Monday, September 8, 2008

How To Be Inspired

We had our first booksigning for Wicked Weaves last weekend. Invariably, the question always comes up: what inspires you to write?

A recent poll I read said that a whopping 70 percent of unpublished writers feel the need to be inspired to write. That number dropped significantly among published writers to only 15 per cent.

What’s the difference?

Is it because published writers have succeeded in reaching the first goal on the ladder? Even if they aren’t making a substantial amount of money, they have been published and that’s enough to keep them going? It gives them something to look forward to and keeps the words flowing?

Rejections can be heartbreaking. A friend of mine recently had her first novel accepted—after 15 years of having her novels rejected. That’s a long time to argue with your spouse for more time or feel like you’re cheating your kids or that you’re spending too much money on your ‘hobby’. Especially when you already have a file full of rejections! Her story is one I’ll share here later.

There’s also a difference in professionalism among published authors. They’ve begun to see themselves as ‘working writers’. Even if they’re still working other jobs as nurses and teachers. They begin to think of themselves as writers who teach or writers who take care of sick children. One writer I know who has her first book published and is working on her second, sees herself as a writer who is doing research on her engineer’s job for a novel. That’s a unique approach!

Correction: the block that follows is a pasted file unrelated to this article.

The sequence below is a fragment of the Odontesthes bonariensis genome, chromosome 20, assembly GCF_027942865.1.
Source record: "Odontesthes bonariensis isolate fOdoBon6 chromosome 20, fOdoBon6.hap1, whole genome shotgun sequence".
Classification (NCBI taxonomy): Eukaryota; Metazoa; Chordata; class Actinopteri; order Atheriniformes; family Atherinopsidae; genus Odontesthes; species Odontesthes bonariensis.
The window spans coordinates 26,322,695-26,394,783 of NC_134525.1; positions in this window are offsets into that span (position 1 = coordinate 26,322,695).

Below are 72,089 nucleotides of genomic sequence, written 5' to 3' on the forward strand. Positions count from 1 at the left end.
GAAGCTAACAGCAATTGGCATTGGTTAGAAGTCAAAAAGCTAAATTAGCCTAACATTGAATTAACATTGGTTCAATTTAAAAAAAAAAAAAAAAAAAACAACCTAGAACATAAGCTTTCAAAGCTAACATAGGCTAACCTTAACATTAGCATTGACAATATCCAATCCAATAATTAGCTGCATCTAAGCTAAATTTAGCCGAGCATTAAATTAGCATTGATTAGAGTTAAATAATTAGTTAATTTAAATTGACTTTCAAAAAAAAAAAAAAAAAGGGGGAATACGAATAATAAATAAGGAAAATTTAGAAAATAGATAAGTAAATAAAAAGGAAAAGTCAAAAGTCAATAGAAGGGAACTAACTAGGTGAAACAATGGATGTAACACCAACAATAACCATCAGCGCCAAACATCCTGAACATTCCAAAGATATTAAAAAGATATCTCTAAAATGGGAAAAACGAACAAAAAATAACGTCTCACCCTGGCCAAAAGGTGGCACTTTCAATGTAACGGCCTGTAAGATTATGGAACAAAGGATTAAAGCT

Writing something every day is essential to becoming a stronger writer. Even if you can only devote ten minutes to your craft, it’s better than nothing. This can be a hard business to get into . . . and to stay in. The most important thing you can do for yourself as a writer is become a better writer. You can’t do that sitting around waiting for the muse to strike!

Try sharing the secret of published authors. Think yourself into being a writer. You have to write something each day because it’s what you do. It’s who you are. The world might think of you as a bus driver or a an office assistant but you know better. In your heart, you’re a writer. Go out there and write!

Joyce Lavene

1 comment:

Lynette Hall Hampton said...

Well said, Joyce. I find that when I get to the computer and start work inspiration will always show up no matter what kind of mood I'm in or how I feel physiclly.